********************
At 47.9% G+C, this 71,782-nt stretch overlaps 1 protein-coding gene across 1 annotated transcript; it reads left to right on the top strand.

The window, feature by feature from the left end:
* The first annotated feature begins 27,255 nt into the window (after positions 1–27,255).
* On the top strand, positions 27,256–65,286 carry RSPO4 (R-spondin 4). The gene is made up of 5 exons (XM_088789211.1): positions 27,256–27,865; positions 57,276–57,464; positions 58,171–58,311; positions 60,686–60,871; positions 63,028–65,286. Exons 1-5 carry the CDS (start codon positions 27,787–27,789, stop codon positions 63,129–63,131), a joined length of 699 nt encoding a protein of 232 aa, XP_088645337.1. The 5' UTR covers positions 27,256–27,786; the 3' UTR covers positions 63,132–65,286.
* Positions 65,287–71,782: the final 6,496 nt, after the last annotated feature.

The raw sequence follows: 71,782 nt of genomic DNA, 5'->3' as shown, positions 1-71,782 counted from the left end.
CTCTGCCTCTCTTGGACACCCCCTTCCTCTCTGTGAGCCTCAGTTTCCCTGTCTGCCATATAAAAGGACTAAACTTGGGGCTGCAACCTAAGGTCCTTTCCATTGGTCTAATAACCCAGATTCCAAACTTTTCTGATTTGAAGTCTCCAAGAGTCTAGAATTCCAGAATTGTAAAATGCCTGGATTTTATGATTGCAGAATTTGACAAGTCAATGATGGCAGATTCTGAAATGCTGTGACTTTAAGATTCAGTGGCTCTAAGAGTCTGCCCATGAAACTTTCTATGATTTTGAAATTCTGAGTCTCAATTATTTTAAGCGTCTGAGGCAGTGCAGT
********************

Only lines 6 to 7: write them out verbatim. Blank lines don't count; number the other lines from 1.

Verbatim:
The raw sequence follows: 71,782 nt of genomic DNA, 5'->3' as shown, positions 1-71,782 counted from the left end.
CTCTGCCTCTCTTGGACACCCCCTTCCTCTCTGTGAGCCTCAGTTTCCCTGTCTGCCATATAAAAGGACTAAACTTGGGGCTGCAACCTAAGGTCCTTTCCATTGGTCTAATAACCCAGATTCCAAACTTTTCTGATTTGAAGTCTCCAAGAGTCTAGAATTCCAGAATTGTAAAATGCCTGGATTTTATGATTGCAGAATTTGACAAGTCAATGATGGCAGATTCTGAAATGCTGTGACTTTAAGATTCAGTGGCTCTAAGAGTCTGCCCATGAAACTTTCTATGATTTTGAAATTCTGAGTCTCAATTATTTTAAGCGTCTGAGGCAGTGCAGT